establishment of refugee women’s associations in Britain
Asylum-seeking and refugee women’s participation in discrete refugee
women’s associations or in migrant women’s associations does not have a
long history in either Britain or France. The majority of refugee women’s
associations were established from the late 1990s and early 2000s, following
increased refugee migration into the EU (mainly from East and Central
Europe, the Middle East, Africa and South Asia) and more specifically, the
rising numbers of women asylum seekers. However, a very small number of
civic skills; lack of access to networks; more limited interest; and institutional obstacles. A feeling of being able to influence public affairs, a sense of
civic duty and political interest, are all found to play an important role in
explaining activism (Lovenduski et al. 2004: 35).
The migration literature also tends to highlight the alienation of immigrants from mainstream politics, although again this is partly attributable to
the emphasis placed on electoral politics in many studies of participation.
In order to counter this, Miller (1989: 129)1 developed a
- Shift from monoculture
- Adaptation of crop
diversification to (lack
of) tenure security
- Shift from agriculture to
- Shifts in food
- Harvest and
- Cash for work
- Joining of farmers’
- Cultivation on shared
- Migration to urban
centres or mining sites
- Joining of local militias
- Theft of crops
Source: Adapted and edited from Vlassenroot (2006: 3. Clarifications on land tenure
changes from pp. 6–7)
organisations for the protection of peasant interests, but with a
in the EU’s Common Security and Defense Policy. They found that Brussels-based diplomats in the Political and Security Committee play a prominent gatekeeping role in these networks. Wunderlich ( 2012 ) uses SNA to map the communication linkages in European external migration policy.
Other networks operate more like advocacy coalitions. Elgström ( 2016 ) finds that EU foreign policy is strongly influenced by policy networks of member-states who tend to share particular perspectives—they are “like-minded.” These networks tend to be open and
Klaus Brummer, Sebastian Harnisch, Kai Oppermann and Diana Panke
change, migration, public health, or internet governance, that cut across policy domains and are still predominantly but not exclusively addressed by state foreign policy. Moreover, a growing number of traditional foreign policy concerns (and the quality thereof) have unintended consequences in adjacent policy areas (interdependence effects), requiring cross-realm solutions. For example, in the realm of internet governance the emergence of high-powered transnational search engine providers, such as Google, have raised a host of privacy concerns, most notably in Europe
American Political Science Review 93(2), 327–344.
Feely, T. Jens (2002) The Multiple Goals of Science and Technology Policy, in Frank R. Baumgartner and Bryan D. Jones (eds.) Policy Dynamics , Chicago: University of Chicago Press, 125–154.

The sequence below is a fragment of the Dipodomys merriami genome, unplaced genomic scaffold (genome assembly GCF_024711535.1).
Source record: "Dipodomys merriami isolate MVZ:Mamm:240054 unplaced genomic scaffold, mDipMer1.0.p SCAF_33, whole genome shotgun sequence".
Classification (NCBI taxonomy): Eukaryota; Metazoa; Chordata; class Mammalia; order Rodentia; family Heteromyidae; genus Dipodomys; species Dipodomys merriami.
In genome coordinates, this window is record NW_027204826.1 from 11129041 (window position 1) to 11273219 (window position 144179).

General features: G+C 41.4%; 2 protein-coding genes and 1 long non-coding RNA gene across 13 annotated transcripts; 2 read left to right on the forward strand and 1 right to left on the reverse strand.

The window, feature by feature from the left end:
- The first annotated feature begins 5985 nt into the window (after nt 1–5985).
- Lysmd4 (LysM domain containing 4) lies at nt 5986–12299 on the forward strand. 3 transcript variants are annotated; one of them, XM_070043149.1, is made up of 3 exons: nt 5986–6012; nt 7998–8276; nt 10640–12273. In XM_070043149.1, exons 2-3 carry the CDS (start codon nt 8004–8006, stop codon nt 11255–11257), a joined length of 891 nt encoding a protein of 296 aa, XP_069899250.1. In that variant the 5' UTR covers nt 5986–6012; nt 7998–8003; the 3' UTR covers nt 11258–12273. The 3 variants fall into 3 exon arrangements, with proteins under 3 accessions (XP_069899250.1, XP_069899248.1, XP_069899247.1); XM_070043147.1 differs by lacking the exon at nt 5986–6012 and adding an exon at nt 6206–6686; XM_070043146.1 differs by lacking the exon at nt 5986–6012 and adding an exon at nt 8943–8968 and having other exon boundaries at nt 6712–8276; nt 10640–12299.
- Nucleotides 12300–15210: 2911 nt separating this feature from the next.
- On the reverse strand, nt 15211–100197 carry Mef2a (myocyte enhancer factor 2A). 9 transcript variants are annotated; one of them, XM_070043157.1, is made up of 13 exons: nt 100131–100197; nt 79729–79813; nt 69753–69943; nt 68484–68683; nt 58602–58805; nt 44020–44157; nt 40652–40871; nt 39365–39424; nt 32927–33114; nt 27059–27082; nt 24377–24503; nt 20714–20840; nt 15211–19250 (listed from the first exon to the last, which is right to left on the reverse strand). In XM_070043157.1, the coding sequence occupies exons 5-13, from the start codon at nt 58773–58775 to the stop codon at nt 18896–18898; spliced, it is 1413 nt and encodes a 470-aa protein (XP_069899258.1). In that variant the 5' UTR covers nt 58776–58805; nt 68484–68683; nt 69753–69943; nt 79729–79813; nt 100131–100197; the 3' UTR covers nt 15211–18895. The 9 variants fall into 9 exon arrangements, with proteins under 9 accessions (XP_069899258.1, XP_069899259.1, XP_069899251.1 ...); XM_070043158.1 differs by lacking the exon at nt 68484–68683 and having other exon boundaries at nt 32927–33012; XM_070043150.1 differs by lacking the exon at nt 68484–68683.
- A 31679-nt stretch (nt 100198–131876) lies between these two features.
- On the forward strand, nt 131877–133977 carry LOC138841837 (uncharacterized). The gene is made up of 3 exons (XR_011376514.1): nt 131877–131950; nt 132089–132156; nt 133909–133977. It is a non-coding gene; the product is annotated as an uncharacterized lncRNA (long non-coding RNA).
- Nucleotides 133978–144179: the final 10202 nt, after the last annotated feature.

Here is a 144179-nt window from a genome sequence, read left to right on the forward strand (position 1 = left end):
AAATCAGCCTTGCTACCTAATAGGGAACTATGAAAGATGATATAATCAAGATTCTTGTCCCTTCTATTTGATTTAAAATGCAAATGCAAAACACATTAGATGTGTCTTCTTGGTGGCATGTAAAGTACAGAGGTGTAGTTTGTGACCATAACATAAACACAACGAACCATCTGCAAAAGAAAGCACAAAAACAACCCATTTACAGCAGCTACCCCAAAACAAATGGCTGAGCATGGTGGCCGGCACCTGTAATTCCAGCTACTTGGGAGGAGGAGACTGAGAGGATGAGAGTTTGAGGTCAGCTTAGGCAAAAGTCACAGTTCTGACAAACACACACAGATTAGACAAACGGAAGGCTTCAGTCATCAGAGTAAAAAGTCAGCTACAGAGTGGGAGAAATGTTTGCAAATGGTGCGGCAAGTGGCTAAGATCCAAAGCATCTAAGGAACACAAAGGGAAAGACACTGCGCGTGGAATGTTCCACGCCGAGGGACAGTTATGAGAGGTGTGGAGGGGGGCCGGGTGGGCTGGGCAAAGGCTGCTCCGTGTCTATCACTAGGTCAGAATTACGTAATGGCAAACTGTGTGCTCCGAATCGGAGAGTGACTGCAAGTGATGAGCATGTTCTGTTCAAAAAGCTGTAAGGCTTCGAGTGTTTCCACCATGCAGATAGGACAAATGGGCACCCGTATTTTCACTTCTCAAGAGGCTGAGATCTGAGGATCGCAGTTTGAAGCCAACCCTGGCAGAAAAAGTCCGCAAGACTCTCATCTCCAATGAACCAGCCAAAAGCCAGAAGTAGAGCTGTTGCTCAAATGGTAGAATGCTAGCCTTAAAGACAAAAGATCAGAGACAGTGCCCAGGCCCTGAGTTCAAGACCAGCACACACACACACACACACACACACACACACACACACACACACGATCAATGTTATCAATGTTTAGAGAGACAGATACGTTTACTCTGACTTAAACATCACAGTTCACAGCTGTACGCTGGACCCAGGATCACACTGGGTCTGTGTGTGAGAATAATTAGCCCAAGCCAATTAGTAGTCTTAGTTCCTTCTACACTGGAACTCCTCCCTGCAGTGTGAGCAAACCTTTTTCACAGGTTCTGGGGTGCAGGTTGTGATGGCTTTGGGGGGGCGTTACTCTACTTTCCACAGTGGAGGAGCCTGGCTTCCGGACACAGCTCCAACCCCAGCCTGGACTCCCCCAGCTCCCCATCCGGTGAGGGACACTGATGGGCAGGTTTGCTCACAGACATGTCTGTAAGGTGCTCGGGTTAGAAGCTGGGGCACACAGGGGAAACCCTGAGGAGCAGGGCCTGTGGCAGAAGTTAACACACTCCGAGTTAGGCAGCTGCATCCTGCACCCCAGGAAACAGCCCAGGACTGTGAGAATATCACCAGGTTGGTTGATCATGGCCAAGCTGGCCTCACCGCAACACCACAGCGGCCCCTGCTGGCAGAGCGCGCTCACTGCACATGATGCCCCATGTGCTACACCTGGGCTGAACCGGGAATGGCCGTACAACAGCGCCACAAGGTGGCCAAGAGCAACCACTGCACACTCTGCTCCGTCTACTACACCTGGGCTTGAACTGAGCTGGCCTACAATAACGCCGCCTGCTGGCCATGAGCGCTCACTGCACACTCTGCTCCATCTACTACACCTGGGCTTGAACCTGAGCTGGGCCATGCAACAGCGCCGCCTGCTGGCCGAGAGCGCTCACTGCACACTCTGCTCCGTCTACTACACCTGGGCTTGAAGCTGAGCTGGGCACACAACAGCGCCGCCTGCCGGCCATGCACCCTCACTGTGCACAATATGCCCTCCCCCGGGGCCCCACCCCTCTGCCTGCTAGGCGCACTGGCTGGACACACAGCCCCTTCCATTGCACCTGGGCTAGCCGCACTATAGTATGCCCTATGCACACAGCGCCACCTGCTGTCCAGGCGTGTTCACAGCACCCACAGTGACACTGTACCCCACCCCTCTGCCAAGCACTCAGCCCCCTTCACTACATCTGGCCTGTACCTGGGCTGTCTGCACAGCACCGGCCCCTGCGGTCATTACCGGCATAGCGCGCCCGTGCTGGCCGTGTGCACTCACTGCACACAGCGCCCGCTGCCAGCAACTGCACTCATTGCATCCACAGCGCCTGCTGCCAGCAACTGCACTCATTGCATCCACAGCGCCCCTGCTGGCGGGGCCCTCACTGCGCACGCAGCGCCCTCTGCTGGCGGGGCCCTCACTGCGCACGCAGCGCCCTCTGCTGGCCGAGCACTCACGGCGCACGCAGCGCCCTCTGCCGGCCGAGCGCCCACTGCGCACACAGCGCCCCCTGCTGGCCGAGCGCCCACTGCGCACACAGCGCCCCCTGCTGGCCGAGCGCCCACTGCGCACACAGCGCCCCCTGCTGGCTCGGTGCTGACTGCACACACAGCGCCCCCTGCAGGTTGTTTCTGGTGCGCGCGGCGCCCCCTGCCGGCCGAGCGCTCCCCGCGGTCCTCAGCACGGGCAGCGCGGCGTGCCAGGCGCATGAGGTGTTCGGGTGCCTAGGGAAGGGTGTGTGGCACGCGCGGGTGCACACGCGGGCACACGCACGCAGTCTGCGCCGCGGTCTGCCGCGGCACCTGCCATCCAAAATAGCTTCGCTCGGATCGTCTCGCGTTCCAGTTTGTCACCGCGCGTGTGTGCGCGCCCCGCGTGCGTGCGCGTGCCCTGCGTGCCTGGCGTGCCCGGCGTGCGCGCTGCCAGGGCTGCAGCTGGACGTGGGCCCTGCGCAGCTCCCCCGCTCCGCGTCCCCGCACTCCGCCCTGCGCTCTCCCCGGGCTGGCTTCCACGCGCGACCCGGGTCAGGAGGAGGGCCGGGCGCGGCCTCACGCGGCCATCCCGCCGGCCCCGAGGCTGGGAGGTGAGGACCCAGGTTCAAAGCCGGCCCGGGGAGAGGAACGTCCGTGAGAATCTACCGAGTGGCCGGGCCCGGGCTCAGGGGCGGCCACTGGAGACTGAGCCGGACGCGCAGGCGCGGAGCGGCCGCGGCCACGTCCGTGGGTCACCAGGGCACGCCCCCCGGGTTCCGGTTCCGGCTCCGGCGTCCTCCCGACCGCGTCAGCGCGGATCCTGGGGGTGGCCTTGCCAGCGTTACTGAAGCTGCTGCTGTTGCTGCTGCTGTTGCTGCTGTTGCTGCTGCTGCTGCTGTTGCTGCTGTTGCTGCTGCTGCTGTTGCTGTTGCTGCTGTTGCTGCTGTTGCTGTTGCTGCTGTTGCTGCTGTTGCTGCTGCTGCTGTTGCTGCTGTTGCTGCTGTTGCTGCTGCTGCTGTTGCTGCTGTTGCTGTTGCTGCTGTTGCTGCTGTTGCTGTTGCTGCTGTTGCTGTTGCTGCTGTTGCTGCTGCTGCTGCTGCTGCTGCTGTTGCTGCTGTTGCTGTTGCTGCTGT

Green-Pedersen, Christoffer and Sebastiaan Princen (2016) Punctuated Equilibrium Theory, in Nikolaos Zahariadis (ed.) Handbook of Public Policy Agenda Setting , Northampton, MA: Edward Elgar, 69–86.
Guiraudon, Virginie (2000) European Integration and Migration Policy: Vertical Policy-Making as Venue Shopping, Journal of
Alons, Gerry C. (2007) Predicting a State’s Foreign Policy: State Preferences between Domestic and International Constraints, Foreign Policy Analysis 3(3), 211–232.
Alscher, Stefan, Johannes Obergfell and Stefanie Ricarda Roos (2015) Migrationsprofil Westbalkan: Ursachen, Herausforderungen und Lösungsansätze , Working Paper 63, Nürnberg: Bundesamt für Migration und Flüchtlinge.
Basinger, Scott J. and Hallerberg, Mark (2004) Remodeling the Competition for Capital: How Domestic Politics Erases the Race to the Bottom
and police co-operation
progress in areas transferred to the First Pillar, such as drugs policy and migration matters).128 Across the board, progress in police and customs co-operation,
prevention of organised crime and wider judicial co-operation in criminal matters was considered as ‘insufficient’, with over a quarter of the previously agreed
initiatives delayed. Breaking the headline figures down further, there was an even
split for both asylum, migration and border matters and the wider creation of a
European asylum system, with half the initiatives achieved
traditions of relatively centralized state structures’ (Herbst
2000: 11). These have been the result of migration flows and the influence of
the centralising exercises of political rule in the Kongo, Luba-Lunda and the
Kunda kingdoms (Muiu and Martin 2009: 104). Wa Muiu and Martin argue
that the Kongo kingdom had developed a highly centralised structure around a
single currency, a centralised army and the king (Muiu and Martin 2009:
104–5). However, this power was articulated on a mutual assurance of authority between the king and local elites. Protection and tribute
(Autesserre 2010; Lemarchand
2003; Reyntjens 2009). Séverine Autesserre (2010) is a primary representative
arguing that violence in the Kivus is the consequence of issues of migration,
claims of citizenship and belonging and land disputes since the 1930s. The
problem with the peacebuilding strategies is that they have been aimed only at
national and regional levels, ignoring the local dimensions.
Autesserre rightly warns against the depoliticisation of villagers, chiefs and
local administrators and seeing them as simple followers manipulated by national
or regional elites